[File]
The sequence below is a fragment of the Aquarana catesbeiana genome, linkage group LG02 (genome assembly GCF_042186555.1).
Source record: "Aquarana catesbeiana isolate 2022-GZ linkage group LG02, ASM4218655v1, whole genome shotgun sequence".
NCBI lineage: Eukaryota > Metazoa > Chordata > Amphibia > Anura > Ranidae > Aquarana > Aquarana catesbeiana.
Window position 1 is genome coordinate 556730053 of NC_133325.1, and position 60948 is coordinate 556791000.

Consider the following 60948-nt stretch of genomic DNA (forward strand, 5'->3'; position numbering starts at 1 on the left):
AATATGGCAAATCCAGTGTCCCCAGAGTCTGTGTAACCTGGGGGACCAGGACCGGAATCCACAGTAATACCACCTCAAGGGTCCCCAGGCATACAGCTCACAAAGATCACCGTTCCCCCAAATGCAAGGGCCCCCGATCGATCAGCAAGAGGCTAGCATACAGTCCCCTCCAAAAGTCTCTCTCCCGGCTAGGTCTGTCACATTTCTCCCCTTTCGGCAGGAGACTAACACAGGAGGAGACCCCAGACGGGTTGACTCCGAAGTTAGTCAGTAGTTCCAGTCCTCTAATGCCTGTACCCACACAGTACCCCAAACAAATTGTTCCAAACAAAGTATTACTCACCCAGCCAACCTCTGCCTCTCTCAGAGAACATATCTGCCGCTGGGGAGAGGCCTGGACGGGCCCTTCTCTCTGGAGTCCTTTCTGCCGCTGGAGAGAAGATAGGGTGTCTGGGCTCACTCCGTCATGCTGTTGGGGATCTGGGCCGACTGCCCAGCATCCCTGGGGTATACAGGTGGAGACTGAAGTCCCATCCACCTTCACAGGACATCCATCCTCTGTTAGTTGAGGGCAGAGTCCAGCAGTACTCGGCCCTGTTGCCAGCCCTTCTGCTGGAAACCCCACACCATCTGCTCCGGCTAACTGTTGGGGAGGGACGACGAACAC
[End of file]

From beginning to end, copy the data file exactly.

The sequence below is a fragment of the Aquarana catesbeiana genome, linkage group LG02 (genome assembly GCF_042186555.1).
Source record: "Aquarana catesbeiana isolate 2022-GZ linkage group LG02, ASM4218655v1, whole genome shotgun sequence".
NCBI lineage: Eukaryota > Metazoa > Chordata > Amphibia > Anura > Ranidae > Aquarana > Aquarana catesbeiana.
Window position 1 is genome coordinate 556730053 of NC_133325.1, and position 60948 is coordinate 556791000.

Consider the following 60948-nt stretch of genomic DNA (forward strand, 5'->3'; position numbering starts at 1 on the left):
AATATGGCAAATCCAGTGTCCCCAGAGTCTGTGTAACCTGGGGGACCAGGACCGGAATCCACAGTAATACCACCTCAAGGGTCCCCAGGCATACAGCTCACAAAGATCACCGTTCCCCCAAATGCAAGGGCCCCCGATCGATCAGCAAGAGGCTAGCATACAGTCCCCTCCAAAAGTCTCTCTCCCGGCTAGGTCTGTCACATTTCTCCCCTTTCGGCAGGAGACTAACACAGGAGGAGACCCCAGACGGGTTGACTCCGAAGTTAGTCAGTAGTTCCAGTCCTCTAATGCCTGTACCCACACAGTACCCCAAACAAATTGTTCCAAACAAAGTATTACTCACCCAGCCAACCTCTGCCTCTCTCAGAGAACATATCTGCCGCTGGGGAGAGGCCTGGACGGGCCCTTCTCTCTGGAGTCCTTTCTGCCGCTGGAGAGAAGATAGGGTGTCTGGGCTCACTCCGTCATGCTGTTGGGGATCTGGGCCGACTGCCCAGCATCCCTGGGGTATACAGGTGGAGACTGAAGTCCCATCCACCTTCACAGGACATCCATCCTCTGTTAGTTGAGGGCAGAGTCCAGCAGTACTCGGCCCTGTTGCCAGCCCTTCTGCTGGAAACCCCACACCATCTGCTCCGGCTAACTGTTGGGGAGGGACGACGAACAC